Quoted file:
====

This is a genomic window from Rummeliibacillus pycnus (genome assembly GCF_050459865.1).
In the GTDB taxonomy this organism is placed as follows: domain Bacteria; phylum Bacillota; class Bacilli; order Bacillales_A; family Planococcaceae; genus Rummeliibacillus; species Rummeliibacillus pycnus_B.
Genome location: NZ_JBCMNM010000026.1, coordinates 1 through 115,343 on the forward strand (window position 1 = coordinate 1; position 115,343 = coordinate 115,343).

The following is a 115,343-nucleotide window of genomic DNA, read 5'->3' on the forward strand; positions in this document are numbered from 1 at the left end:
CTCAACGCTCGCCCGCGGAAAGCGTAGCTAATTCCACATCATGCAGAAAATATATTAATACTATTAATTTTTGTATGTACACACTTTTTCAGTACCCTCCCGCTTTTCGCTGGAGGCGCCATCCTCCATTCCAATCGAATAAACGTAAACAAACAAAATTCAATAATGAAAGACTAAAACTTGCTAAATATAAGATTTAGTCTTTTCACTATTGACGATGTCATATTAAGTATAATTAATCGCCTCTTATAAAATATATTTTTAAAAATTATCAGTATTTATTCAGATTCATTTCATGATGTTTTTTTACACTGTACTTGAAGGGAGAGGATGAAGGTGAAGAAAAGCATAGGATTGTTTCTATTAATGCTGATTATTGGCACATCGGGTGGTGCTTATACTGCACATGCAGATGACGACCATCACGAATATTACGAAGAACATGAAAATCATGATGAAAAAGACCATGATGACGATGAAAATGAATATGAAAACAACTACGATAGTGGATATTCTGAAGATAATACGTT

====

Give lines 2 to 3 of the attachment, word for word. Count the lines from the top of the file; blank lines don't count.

In the GTDB taxonomy this organism is placed as follows: domain Bacteria; phylum Bacillota; class Bacilli; order Bacillales_A; family Planococcaceae; genus Rummeliibacillus; species Rummeliibacillus pycnus_B.
Genome location: NZ_JBCMNM010000026.1, coordinates 1 through 115,343 on the forward strand (window position 1 = coordinate 1; position 115,343 = coordinate 115,343).